• Describe three applications of geospatial technology for different workforce domains (e.g., first responders, forestry, water resource management, facilities management)
  • Explain why software products sold by U.S. companies may predominate in foreign markets, including Europe and Australia
  • Describe the U.S. geospatial industry including vendors, software, hardware and data
DM-09 - The hexagonal model
  • Illustrate the hexagonal model
  • Explain the limitations of the grid model compared to the hexagonal model
  • Exemplify the uses (past and potential) of the hexagonal model
GS-01 - The legal regime
  • Discuss ways in which the geospatial profession is regulated under the U.S. legal regime
  • Compare and contrast the relationship of the geospatial profession and the U.S. legal regime with similar relationships in other countries
DM-15 - The network model
  • Define the following terms pertaining to a network: Loops, multiple edges, the degree of a vertex, walk, trail, path, cycle, fundamental cycle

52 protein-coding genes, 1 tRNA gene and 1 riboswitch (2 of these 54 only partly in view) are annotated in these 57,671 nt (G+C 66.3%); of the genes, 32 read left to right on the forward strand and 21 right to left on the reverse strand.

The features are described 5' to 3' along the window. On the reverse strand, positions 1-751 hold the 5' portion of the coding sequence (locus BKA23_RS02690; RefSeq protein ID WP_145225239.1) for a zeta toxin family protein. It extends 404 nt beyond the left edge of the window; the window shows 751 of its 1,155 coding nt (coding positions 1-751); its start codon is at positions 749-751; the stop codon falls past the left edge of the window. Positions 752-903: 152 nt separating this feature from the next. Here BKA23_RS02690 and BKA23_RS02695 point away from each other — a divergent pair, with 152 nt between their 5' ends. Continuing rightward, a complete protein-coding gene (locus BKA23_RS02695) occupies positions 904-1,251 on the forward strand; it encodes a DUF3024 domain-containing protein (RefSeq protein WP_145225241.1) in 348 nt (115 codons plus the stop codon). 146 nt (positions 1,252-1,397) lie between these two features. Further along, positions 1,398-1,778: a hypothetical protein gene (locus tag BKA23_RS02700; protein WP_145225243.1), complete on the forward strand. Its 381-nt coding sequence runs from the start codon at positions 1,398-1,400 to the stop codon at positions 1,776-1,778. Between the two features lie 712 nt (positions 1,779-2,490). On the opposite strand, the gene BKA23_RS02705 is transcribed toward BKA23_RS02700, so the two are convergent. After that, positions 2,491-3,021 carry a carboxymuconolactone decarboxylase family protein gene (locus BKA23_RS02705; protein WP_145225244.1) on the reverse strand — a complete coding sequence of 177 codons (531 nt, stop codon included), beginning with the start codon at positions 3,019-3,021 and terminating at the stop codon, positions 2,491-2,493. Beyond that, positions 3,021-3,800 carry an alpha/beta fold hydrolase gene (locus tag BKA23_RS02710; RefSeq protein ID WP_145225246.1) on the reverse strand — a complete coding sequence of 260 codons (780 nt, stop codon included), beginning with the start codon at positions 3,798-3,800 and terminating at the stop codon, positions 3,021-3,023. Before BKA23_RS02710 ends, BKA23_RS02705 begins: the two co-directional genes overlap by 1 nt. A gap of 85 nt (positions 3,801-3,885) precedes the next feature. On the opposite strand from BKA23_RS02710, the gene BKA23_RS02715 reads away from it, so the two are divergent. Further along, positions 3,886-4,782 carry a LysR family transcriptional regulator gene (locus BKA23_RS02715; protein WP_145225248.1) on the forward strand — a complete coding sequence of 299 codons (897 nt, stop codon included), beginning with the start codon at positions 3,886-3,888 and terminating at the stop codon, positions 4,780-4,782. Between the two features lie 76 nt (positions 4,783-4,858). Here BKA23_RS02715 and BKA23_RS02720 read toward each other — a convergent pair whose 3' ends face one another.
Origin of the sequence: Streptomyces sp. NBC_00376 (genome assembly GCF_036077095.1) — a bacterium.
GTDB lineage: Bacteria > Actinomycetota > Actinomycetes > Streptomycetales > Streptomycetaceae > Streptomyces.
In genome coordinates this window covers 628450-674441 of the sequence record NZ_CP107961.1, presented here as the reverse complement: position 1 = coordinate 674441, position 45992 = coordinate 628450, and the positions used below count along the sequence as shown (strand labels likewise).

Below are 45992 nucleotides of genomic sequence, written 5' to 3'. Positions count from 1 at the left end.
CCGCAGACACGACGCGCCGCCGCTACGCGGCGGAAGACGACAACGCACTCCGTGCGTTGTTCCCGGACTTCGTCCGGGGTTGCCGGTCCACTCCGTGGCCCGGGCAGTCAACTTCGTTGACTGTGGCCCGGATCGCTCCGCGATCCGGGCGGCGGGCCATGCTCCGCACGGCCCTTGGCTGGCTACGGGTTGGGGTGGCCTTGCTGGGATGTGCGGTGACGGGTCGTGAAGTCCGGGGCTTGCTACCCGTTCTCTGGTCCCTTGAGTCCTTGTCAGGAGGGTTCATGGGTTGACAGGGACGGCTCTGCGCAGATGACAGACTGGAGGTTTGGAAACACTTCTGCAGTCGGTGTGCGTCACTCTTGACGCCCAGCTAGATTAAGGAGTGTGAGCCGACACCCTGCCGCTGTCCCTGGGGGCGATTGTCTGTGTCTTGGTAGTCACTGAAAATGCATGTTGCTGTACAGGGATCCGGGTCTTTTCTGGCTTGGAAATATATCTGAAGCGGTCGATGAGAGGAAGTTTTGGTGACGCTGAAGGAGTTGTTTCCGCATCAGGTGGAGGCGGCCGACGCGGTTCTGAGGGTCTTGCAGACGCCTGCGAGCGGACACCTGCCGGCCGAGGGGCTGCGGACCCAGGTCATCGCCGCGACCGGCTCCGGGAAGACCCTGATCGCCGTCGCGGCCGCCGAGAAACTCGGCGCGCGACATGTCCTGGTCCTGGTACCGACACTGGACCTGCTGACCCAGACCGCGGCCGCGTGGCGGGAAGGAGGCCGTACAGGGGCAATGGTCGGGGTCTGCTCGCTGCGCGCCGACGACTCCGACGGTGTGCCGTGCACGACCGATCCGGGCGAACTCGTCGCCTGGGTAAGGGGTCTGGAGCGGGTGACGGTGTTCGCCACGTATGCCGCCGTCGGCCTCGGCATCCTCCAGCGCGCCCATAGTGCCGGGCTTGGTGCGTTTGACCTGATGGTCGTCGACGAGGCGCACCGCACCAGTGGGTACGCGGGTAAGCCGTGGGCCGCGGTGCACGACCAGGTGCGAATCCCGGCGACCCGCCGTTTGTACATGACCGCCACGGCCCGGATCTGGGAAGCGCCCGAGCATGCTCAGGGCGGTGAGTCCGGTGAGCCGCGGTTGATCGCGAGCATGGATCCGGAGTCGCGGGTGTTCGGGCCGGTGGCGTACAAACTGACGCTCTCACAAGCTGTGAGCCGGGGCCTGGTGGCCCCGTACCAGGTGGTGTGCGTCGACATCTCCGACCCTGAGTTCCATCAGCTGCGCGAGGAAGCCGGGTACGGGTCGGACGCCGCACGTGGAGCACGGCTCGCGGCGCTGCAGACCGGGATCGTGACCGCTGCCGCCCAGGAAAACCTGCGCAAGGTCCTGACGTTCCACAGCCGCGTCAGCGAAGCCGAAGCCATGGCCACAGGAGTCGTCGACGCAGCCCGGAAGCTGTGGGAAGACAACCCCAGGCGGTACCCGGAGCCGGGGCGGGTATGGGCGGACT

• List definitions of networks that apply to specific applications or industries
  • Create an adjacency table from a sample network
  • Explain how a graph can be written as an adjacency matrix and how this can be used to calculate topological shortest paths in the graph
  • Create an incidence matrix from a sample network
  • Explain how a graph (network) may be directed or undirected
  • Demonstrate how attributes of networks can be used to represent cost, time, distance, or many other measures